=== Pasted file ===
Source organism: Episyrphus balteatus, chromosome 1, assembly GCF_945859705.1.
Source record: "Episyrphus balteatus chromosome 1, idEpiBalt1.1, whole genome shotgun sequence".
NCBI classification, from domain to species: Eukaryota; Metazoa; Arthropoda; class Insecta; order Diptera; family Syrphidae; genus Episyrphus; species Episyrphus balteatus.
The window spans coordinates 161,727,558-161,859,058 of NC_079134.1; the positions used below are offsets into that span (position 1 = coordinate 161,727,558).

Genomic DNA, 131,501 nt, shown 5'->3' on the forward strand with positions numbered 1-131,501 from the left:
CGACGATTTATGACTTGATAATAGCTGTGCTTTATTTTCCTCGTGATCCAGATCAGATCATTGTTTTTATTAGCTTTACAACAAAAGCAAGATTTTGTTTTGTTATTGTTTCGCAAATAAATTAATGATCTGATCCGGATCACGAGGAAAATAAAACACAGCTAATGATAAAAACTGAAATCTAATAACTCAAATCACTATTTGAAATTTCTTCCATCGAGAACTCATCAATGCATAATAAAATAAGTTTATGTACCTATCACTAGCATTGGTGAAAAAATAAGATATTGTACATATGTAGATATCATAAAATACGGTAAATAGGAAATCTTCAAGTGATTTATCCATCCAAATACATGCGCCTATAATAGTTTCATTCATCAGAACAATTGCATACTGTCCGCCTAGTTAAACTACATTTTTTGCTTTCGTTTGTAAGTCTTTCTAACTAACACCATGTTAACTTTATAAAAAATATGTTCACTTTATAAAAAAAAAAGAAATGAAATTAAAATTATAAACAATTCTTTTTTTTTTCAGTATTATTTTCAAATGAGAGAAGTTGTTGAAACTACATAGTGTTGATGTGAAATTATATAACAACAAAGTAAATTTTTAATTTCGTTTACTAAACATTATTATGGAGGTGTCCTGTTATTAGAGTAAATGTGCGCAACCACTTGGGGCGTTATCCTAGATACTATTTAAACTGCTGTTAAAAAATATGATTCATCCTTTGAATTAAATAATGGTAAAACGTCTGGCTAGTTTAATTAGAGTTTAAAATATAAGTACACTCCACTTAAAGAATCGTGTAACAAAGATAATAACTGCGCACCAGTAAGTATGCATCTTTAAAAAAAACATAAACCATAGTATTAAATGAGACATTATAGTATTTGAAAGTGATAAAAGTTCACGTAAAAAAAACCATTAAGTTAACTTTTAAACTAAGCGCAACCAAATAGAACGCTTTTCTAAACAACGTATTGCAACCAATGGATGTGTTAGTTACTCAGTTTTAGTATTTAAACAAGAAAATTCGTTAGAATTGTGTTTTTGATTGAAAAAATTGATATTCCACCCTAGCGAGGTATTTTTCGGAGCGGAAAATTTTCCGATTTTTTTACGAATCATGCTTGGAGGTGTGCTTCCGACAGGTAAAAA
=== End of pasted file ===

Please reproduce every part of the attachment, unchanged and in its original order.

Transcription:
Source organism: Episyrphus balteatus, chromosome 1, assembly GCF_945859705.1.
Source record: "Episyrphus balteatus chromosome 1, idEpiBalt1.1, whole genome shotgun sequence".
NCBI classification, from domain to species: Eukaryota; Metazoa; Arthropoda; class Insecta; order Diptera; family Syrphidae; genus Episyrphus; species Episyrphus balteatus.
The window spans coordinates 161,727,558-161,859,058 of NC_079134.1; the positions used below are offsets into that span (position 1 = coordinate 161,727,558).

Genomic DNA, 131,501 nt, shown 5'->3' on the forward strand with positions numbered 1-131,501 from the left:
CGACGATTTATGACTTGATAATAGCTGTGCTTTATTTTCCTCGTGATCCAGATCAGATCATTGTTTTTATTAGCTTTACAACAAAAGCAAGATTTTGTTTTGTTATTGTTTCGCAAATAAATTAATGATCTGATCCGGATCACGAGGAAAATAAAACACAGCTAATGATAAAAACTGAAATCTAATAACTCAAATCACTATTTGAAATTTCTTCCATCGAGAACTCATCAATGCATAATAAAATAAGTTTATGTACCTATCACTAGCATTGGTGAAAAAATAAGATATTGTACATATGTAGATATCATAAAATACGGTAAATAGGAAATCTTCAAGTGATTTATCCATCCAAATACATGCGCCTATAATAGTTTCATTCATCAGAACAATTGCATACTGTCCGCCTAGTTAAACTACATTTTTTGCTTTCGTTTGTAAGTCTTTCTAACTAACACCATGTTAACTTTATAAAAAATATGTTCACTTTATAAAAAAAAAAGAAATGAAATTAAAATTATAAACAATTCTTTTTTTTTTCAGTATTATTTTCAAATGAGAGAAGTTGTTGAAACTACATAGTGTTGATGTGAAATTATATAACAACAAAGTAAATTTTTAATTTCGTTTACTAAACATTATTATGGAGGTGTCCTGTTATTAGAGTAAATGTGCGCAACCACTTGGGGCGTTATCCTAGATACTATTTAAACTGCTGTTAAAAAATATGATTCATCCTTTGAATTAAATAATGGTAAAACGTCTGGCTAGTTTAATTAGAGTTTAAAATATAAGTACACTCCACTTAAAGAATCGTGTAACAAAGATAATAACTGCGCACCAGTAAGTATGCATCTTTAAAAAAAACATAAACCATAGTATTAAATGAGACATTATAGTATTTGAAAGTGATAAAAGTTCACGTAAAAAAAACCATTAAGTTAACTTTTAAACTAAGCGCAACCAAATAGAACGCTTTTCTAAACAACGTATTGCAACCAATGGATGTGTTAGTTACTCAGTTTTAGTATTTAAACAAGAAAATTCGTTAGAATTGTGTTTTTGATTGAAAAAATTGATATTCCACCCTAGCGAGGTATTTTTCGGAGCGGAAAATTTTCCGATTTTTTTACGAATCATGCTTGGAGGTGTGCTTCCGACAGGTAAAAA